Cheese Grits

Total Time:
35 min
5 min
30 min

4 servings

  • 2 cups whole milk
  • 2 cups water
  • 1 1/2 teaspoons kosher salt
  • 1 cup coarse ground cornmeal
  • 1/2 teaspoon freshly ground black pepper
  • 4 tablespoons unsalted butter
  • 4 ounces sharp Cheddar, shredded

Place the milk, water, and salt into a large, heavy-bottomed pot over medium-high heat and bring to a boil. Once the milk mixture comes to a boil, gradually add the cornmeal while continually whisking. Once all of the cornmeal has been incorporated, decrease the heat to low and cover. Remove lid and whisk frequently, every 3 to 4 minutes, to prevent grits from sticking or forming lumps; make sure to get into corners of pot when whisking. Cook for 20 to 25 minutes or until mixture is creamy.

Remove from the heat, add the pepper and butter, and whisk to combine. Once the butter is melted, gradually whisk in the cheese a little at a time. Serve immediately.

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4.4 69
Not grits. Kind of surprised Mr. Brown wants us to make grits with cornmeal. I am absolutely positive he knows better. Real grits are made with hominy meal. That's corn treated with lime. Makes it more nutritious and taste different. Substitute hominy grits for the cornmeal in this recipe and you have pretty good grits, Disappointing this is from a guy who's done such good things to bring real food the the American table. Lately he's been more interested in shenanigans than food, with shows in which contestants buy the opportunity to make their competitors have to wear oven mitts while trying to cook or some such. Likewise disappointing. Maybe that's the school this recipe comes from. item not reviewed by moderator and published
Perfect measurements! The second time I made this, I added some garlic. To die for! item not reviewed by moderator and published
I'm Canadian and we don't have grits up here except in a few Southern US style restaurants. First time I tried them I was 22. Loved them immediately. item not reviewed by moderator and published
Excellent. The only change I made was to use 4 cups of nonfat milk rather than a combo of whole milk and water item not reviewed by moderator and published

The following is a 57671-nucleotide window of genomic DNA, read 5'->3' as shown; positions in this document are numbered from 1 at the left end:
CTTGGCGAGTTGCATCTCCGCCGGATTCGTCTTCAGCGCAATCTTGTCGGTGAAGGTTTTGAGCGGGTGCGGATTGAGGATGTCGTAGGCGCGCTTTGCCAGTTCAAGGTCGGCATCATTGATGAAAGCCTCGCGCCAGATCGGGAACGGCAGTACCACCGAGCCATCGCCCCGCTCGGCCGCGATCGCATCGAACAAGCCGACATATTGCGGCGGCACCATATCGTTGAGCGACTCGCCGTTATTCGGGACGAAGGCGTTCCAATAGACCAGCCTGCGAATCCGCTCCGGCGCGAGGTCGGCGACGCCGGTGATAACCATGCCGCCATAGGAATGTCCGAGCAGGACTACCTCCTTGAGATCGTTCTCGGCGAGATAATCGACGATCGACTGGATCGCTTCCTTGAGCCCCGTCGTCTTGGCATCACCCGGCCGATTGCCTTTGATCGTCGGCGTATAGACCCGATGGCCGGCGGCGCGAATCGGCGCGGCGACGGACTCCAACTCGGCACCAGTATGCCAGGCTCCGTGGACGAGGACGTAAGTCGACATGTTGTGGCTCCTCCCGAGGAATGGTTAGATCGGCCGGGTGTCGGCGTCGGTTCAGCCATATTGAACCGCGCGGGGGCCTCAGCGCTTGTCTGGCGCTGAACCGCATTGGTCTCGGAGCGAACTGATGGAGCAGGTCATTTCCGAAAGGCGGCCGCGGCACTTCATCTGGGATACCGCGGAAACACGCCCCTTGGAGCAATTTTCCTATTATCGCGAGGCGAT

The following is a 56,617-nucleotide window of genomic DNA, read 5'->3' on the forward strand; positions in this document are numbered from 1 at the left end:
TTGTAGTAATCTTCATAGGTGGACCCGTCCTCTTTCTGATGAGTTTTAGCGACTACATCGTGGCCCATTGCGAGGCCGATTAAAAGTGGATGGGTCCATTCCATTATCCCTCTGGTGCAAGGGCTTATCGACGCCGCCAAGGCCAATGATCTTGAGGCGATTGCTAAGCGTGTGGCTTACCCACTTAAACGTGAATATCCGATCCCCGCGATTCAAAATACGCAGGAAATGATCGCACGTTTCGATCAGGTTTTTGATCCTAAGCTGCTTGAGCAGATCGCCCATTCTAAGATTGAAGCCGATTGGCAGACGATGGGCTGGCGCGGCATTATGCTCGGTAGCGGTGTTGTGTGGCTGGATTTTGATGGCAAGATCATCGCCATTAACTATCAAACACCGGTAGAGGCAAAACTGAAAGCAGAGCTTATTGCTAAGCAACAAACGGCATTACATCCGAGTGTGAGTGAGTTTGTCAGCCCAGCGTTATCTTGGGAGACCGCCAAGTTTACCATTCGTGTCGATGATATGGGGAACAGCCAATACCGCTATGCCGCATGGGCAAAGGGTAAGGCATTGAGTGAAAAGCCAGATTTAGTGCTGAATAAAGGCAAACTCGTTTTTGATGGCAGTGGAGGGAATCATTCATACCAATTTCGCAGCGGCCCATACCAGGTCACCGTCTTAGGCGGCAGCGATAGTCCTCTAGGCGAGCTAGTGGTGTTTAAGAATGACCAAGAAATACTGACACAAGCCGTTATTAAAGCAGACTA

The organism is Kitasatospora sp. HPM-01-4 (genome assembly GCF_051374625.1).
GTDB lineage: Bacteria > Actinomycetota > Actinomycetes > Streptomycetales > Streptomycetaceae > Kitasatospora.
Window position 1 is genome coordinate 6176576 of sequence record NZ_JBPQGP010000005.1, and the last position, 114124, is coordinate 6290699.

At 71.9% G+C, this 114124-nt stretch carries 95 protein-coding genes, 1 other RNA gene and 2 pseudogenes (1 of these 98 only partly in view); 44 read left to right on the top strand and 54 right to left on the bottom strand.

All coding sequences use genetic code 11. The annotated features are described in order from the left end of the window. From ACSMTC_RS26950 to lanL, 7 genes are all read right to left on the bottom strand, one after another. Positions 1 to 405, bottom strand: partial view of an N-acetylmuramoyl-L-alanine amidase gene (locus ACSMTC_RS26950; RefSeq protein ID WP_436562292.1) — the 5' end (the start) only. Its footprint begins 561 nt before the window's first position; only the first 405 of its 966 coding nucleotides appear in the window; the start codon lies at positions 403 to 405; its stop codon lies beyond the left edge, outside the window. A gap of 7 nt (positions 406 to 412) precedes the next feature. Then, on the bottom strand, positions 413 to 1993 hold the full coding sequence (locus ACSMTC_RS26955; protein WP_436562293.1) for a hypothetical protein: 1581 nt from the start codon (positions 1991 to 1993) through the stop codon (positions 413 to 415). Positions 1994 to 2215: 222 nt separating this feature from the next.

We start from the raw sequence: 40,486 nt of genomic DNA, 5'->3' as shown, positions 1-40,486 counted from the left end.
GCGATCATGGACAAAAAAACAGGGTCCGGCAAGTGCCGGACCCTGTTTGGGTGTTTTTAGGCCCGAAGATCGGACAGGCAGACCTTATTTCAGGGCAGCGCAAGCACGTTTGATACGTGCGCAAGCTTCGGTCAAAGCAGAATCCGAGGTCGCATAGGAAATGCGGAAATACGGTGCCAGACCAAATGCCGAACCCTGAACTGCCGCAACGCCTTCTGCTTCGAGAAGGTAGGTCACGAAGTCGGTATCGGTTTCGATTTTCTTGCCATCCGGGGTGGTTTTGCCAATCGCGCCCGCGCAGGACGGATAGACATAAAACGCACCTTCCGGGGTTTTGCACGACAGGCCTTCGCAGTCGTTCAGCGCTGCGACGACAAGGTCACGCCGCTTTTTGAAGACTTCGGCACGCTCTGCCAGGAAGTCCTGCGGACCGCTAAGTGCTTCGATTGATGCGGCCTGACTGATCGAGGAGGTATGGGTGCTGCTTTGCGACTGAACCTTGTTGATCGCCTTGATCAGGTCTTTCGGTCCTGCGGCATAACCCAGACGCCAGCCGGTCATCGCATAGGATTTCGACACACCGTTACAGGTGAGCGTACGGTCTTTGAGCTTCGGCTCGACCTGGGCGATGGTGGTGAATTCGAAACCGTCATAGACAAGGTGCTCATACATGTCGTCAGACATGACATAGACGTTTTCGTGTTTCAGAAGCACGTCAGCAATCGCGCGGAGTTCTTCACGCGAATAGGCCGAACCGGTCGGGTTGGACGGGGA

Take it from a born, bred, and raised deep South girl...I use Jim Dandy brand white grits. The ONLY brand I use. No milk involved. This is the brand my grandmother, and mother used, they can't keep the stuff on the shelves in our stores...Quaker Grits...can't sell enough of them! ANY-who...Just follow the package directions, or do as I do, 3 cups of water, salt...bring to a boil, slowly stir in, with a whisk, the grits(3/4 cups). If you just dump them in the water, they will clump, so stir while pouring. Once they begin to 'blurp', or bubble as they thicken, turn off heat, and put a lid on the pot. Once they have thickened, add a whole stick, yes, I said a whole stick, of butter, comes the fun part, the CHEESE!! I use mozzarella, shredded colby/jack, mexican blend shredded, asiago, provolone, both shredded, a slice of American cheese, and one each of Baby bel mozzarella, and white cheddar, about a 1/4 cup of each. YUM! G.R.I.T.S....Girls Raised In The South!! item not reviewed by moderator and published
Can u use yellow cornmeal item not reviewed by moderator and published
Great basic grits recipe but could use a little improvement to be healthy... I made this recipe with whole grain cornmeal I first soaked in lime water overnight. I'm docking a star because any cornmeal should be 1) whole grain and 2) soaked in lime water to make niacin available (aka Nixtamalization). I usually to a 1:2 ratio of lime water to cornmeal. I adjusted the water to 1/2 cup. I also altered it to use 1/2 cup buttermilk and 1/2 cup fresh milk, adding in the buttermilk with the grits so it wouldn't curdle. If your end product tastes bitter it means your cornmeal is rancid. It's very important to get cornmeal as fresh as possible (or grind it yourself). If you can't grind it yourself, make sure you buy it in sealed plastic pouches and store them in the fridge upon opening. item not reviewed by moderator and published
Live in nashville, and these grits are the truest thing you get! Incredible! item not reviewed by moderator and published
The aroma, texture and the taste is great until the bitterness hits. I'm not sure if its the cornmeal itself or something else. Can someone shed some light into this, why its bitter? I've had cheese grits before but it wasn't bitter. item not reviewed by moderator and published
Alton is my absolute favorite, but this was a little salty. I will make it again, and half the salt amount. I paired the cheese grits with cajun shrimp, delicious! item not reviewed by moderator and published
Do you rinse the cornmeal after soaking it overnight? Or do you cook it in the lime water? What type of strainer do you use to separate the meal from the water? item not reviewed by moderator and published

Not what you're looking for? Try:

Grillades and Baked Cheese Grits

Recipe courtesy of Emeril Lagasse